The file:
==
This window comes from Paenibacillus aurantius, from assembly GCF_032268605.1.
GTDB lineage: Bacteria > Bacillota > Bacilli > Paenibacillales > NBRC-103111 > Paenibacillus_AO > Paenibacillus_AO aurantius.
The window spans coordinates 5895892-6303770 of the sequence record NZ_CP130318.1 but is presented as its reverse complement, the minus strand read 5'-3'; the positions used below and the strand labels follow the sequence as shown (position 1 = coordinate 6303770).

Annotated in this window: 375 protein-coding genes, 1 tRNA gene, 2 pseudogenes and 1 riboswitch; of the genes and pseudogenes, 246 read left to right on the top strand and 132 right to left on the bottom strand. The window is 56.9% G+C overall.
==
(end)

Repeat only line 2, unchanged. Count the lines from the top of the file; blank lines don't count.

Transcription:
GTDB lineage: Bacteria > Bacillota > Bacilli > Paenibacillales > NBRC-103111 > Paenibacillus_AO > Paenibacillus_AO aurantius.